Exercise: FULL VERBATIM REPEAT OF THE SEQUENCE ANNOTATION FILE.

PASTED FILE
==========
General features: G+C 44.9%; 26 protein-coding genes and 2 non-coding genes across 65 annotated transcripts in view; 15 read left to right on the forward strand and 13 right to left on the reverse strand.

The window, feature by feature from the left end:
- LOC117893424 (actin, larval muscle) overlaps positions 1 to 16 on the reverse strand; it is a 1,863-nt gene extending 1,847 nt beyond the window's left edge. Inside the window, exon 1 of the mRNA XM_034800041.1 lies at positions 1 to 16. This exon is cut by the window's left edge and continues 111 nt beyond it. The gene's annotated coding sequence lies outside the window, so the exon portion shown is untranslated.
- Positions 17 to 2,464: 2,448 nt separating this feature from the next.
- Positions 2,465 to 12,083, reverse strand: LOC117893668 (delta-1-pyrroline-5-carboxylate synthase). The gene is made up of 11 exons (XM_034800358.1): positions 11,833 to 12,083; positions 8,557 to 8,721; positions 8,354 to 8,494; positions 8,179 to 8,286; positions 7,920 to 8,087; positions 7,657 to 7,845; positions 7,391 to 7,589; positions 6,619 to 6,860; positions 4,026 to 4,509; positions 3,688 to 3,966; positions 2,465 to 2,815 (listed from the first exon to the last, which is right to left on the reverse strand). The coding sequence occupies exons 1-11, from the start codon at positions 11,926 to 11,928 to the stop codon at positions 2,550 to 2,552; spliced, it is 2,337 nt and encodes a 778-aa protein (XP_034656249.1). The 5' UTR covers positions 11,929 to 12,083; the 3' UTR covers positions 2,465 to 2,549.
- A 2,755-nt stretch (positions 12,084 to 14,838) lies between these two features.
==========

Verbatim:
General features: G+C 44.9%; 26 protein-coding genes and 2 non-coding genes across 65 annotated transcripts in view; 15 read left to right on the forward strand and 13 right to left on the reverse strand.

The window, feature by feature from the left end:
- LOC117893424 (actin, larval muscle) overlaps positions 1 to 16 on the reverse strand; it is a 1,863-nt gene extending 1,847 nt beyond the window's left edge. Inside the window, exon 1 of the mRNA XM_034800041.1 lies at positions 1 to 16. This exon is cut by the window's left edge and continues 111 nt beyond it. The gene's annotated coding sequence lies outside the window, so the exon portion shown is untranslated.
- Positions 17 to 2,464: 2,448 nt separating this feature from the next.
- Positions 2,465 to 12,083, reverse strand: LOC117893668 (delta-1-pyrroline-5-carboxylate synthase). The gene is made up of 11 exons (XM_034800358.1): positions 11,833 to 12,083; positions 8,557 to 8,721; positions 8,354 to 8,494; positions 8,179 to 8,286; positions 7,920 to 8,087; positions 7,657 to 7,845; positions 7,391 to 7,589; positions 6,619 to 6,860; positions 4,026 to 4,509; positions 3,688 to 3,966; positions 2,465 to 2,815 (listed from the first exon to the last, which is right to left on the reverse strand). The coding sequence occupies exons 1-11, from the start codon at positions 11,926 to 11,928 to the stop codon at positions 2,550 to 2,552; spliced, it is 2,337 nt and encodes a 778-aa protein (XP_034656249.1). The 5' UTR covers positions 11,929 to 12,083; the 3' UTR covers positions 2,465 to 2,549.
- A 2,755-nt stretch (positions 12,084 to 14,838) lies between these two features.